“Apple operates a tollbooth on the only road to distribution of mobile software for the dominant iPhone platform. And this doesn’t just hurt app developers, but consumers as well. When Apple tried to shake down our company for the 30% cut of revenues, they explicitly encouraged us simply to pass on the cost to consumers. And that’s exactly what other developers have done,” Hansson wrote in testimony to the Arizona House Appropriations Committee last week. He added that the bill “would not only provide immediate relief to Arizona developers and consumers, it would instantly make the state the most desirable place on earth to start a new software company.”
The bill is one of many — including ones in Georgia, Hawaii, and Minnesota, as well as one that already failed in the North Dakota state senate — making their way through local legislatures. The multistate push can be drawn back to a national lobbying effort from the CAF. The industry group consists of not only Epic, Match, and Spotify, but also dozens of other companies dissatisfied with the rules imposed by Apple’s App Store and the Google Play Store. Epic is also engaged in an ongoing antitrust lawsuit against both Apple and Google over the removal of Fortnite last summer, a dispute that sits at the heart of the ongoing app store debate.
The CAF, which worked alongside Match to approach Cobb for HB2005, has been hiring lobbyists around the country to approach representatives with draft bills that would make it easier for developers to bypass rules thought to be ironclad within the mobile app world. Specifically for Apple, these bills are targeting rules dictating that iOS users and the platform’s developers only buy, sell, and distribute software through the App Store. (Google allows alternative app stores on Android, though it does present security warnings and other obstacles to users who download and use them.)
Additionally, these bills are taking aim at rules saying app makers must use the preferred payment systems of Apple and Google, as a backup defense in the event alternative app stores remain off the table. It’s those terms, written into developer agreements the companies make app makers sign to distribute software through the stores, that allow both companies to take anywhere from 15 to 30 percent of all revenue generated from digital goods.
The Arizona bill follows a similar, though broader and potentially more disruptive bill in North Dakota that last month failed to pass the state’s senate. The North Dakota bill would have forced Apple and Google to allow alternative app stores onto iOS and Android, in addition to allowing developers to use alternative payment systems. The North Dakota bill, which failed in an 11-36 vote, would have also barred companies from retaliating against developers that opted to use alternative app stores or payment systems.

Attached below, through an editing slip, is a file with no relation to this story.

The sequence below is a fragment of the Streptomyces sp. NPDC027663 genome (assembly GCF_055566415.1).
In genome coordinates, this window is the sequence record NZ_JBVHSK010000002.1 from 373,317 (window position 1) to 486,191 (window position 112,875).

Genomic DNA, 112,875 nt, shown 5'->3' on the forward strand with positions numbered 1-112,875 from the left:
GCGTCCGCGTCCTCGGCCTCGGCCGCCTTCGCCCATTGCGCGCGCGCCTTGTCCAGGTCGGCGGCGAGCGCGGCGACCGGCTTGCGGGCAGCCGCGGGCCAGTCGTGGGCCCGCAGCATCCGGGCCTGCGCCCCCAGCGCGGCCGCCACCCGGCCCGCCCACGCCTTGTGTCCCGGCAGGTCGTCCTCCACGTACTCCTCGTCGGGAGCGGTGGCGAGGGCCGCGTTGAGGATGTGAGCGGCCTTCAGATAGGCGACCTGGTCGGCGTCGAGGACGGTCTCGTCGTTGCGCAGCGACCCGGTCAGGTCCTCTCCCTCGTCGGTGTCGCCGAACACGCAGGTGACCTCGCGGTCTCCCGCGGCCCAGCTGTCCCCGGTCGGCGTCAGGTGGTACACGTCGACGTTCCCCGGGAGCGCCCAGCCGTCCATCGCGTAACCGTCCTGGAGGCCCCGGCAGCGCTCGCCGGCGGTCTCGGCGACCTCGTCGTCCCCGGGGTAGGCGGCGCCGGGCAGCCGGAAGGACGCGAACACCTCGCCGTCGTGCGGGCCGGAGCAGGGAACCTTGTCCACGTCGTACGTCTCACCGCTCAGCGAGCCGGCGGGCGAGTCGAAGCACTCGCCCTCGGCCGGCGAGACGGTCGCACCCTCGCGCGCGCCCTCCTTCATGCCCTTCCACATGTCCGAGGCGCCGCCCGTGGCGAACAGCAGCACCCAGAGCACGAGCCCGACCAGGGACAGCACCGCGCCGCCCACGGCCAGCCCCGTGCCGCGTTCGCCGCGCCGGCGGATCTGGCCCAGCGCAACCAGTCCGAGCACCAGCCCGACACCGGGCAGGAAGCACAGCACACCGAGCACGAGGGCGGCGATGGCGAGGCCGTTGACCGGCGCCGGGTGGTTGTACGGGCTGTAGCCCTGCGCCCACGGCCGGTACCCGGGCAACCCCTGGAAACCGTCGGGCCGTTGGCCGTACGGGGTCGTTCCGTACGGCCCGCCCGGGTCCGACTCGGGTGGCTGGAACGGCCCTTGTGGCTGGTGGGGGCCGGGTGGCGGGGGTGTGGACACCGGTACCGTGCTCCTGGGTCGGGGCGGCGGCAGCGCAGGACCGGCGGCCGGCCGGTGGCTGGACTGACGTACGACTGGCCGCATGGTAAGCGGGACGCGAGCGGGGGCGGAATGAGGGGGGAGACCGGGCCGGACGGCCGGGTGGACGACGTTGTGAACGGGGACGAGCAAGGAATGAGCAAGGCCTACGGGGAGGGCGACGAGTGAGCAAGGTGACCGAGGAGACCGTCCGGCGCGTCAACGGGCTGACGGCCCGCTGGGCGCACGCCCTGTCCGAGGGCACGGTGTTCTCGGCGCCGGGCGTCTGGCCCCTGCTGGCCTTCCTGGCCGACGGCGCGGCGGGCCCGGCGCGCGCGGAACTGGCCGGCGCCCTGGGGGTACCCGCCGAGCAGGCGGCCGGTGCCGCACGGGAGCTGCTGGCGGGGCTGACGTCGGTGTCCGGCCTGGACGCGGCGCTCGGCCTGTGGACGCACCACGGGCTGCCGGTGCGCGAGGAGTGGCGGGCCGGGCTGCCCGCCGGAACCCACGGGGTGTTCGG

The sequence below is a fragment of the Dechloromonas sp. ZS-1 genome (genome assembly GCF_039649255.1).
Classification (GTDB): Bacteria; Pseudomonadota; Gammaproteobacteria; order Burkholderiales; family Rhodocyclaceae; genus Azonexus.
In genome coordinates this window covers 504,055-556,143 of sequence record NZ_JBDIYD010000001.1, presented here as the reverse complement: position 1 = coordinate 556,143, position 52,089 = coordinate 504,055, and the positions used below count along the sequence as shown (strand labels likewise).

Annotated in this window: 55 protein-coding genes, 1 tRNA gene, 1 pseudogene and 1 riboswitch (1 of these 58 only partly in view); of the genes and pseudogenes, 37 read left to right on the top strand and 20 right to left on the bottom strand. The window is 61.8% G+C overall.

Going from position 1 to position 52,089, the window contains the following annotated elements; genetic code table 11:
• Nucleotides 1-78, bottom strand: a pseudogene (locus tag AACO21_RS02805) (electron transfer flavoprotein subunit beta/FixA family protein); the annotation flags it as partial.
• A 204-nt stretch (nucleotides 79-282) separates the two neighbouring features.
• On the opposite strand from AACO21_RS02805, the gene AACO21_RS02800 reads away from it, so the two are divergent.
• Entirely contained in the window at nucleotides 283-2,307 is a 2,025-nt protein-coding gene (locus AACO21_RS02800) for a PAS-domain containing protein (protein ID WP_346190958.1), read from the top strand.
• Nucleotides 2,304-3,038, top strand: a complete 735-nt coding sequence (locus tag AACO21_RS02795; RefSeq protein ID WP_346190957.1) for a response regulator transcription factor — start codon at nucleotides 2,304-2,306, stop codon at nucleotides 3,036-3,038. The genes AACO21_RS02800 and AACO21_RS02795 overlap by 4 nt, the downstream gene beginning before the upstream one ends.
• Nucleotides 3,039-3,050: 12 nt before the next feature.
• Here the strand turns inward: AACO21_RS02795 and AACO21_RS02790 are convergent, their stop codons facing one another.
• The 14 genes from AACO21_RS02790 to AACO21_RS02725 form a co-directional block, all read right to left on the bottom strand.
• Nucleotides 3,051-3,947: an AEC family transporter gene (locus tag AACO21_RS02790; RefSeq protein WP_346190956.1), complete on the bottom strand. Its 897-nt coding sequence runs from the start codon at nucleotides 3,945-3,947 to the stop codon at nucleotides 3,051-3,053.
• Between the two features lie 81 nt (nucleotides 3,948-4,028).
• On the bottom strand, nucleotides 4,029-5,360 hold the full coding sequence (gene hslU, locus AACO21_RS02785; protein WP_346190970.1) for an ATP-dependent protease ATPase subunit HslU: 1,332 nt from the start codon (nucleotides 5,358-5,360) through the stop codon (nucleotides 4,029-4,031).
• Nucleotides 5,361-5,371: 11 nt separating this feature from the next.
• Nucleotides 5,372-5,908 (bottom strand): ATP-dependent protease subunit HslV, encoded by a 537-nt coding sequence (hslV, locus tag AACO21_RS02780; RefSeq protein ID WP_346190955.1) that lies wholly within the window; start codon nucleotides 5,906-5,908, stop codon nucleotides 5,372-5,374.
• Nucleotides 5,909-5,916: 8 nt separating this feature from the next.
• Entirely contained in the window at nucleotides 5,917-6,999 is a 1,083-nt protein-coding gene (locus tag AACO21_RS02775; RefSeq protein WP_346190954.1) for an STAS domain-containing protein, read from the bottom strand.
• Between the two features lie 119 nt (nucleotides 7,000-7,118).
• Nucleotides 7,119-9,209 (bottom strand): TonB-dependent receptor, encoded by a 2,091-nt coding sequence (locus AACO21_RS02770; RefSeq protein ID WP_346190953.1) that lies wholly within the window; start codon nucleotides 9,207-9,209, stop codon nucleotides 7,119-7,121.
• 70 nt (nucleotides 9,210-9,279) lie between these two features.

Apple similarly lobbied hard against the North Dakota bill, with Apple’s chief privacy engineer, Erik Neuenschwander, testifying that the bill “threatens to destroy iPhone as you know it.” He further argued that it would “undermine the privacy, security, safety, and performance that’s built into iPhone by design,” according to The Bismarck Tribune. “Simply put, we work hard to keep bad apps out of the App Store; (the bill) could require us to let them in.”
Central to all of these bills and the fierce lobbying efforts surrounding them from both sides is a debate threatening one of the most lucrative pillars of Apple’s (and to a lesser extent Google’s) business: Should app store owners be able to set the rules for what kind of software is allowed onto mobile phones, and should those rules also force developers into paying commissions for accessing the platform?
Just a few years ago, that Apple and other companies would take 30 percent of all revenue was considered a settled matter. While some companies, like Netflix and Spotify, complained vigorously about unfair treatment, Apple’s iron grip on the App Store, and by extension the iPhone, felt inexorable. It was simply how mobile app distribution worked — unless you were a large company like Amazon, which cut special deals with Apple.
But growing resentment from developers large and small, an upswell in regulatory fervor in Washington, and growing consumer hostility toward Big Tech have created an unprecedented movement hoping to rein in Silicon Valley’s most powerful corporations. Square in the sights of all these parties is the App Store — specifically the 30 percent cut, or “Apple tax” as it has come to be known, and the payment system requirements that help enforce it.
Apple has already made some concessions in its relationship to developers in response to rising antitrust pressure. Most prominently, the company announced a new small business program late last year allowing developers making less than $1 million in annual revenue to lower the App Store cut they pay to Apple from 30 percent to 15 percent.
But those concessions are far from stopping Apple’s critics, nor the lobbying efforts of its most committed opponents, from pushing for more. “Apple already has an incredible advantage over any company that dares compete with them, and soon that might well be most of the economy,” Hansson wrote in the conclusion of his HB2005 testimony. “Giving us at least a fighting chance by enforcing a choice in payment processing is the right thing to do.”
Following the bill’s passing, Hansson said his company Basecamp was fully prepared to relocate to Arizona to take advantage of the perks. “This means everything,” he wrote on Twitter.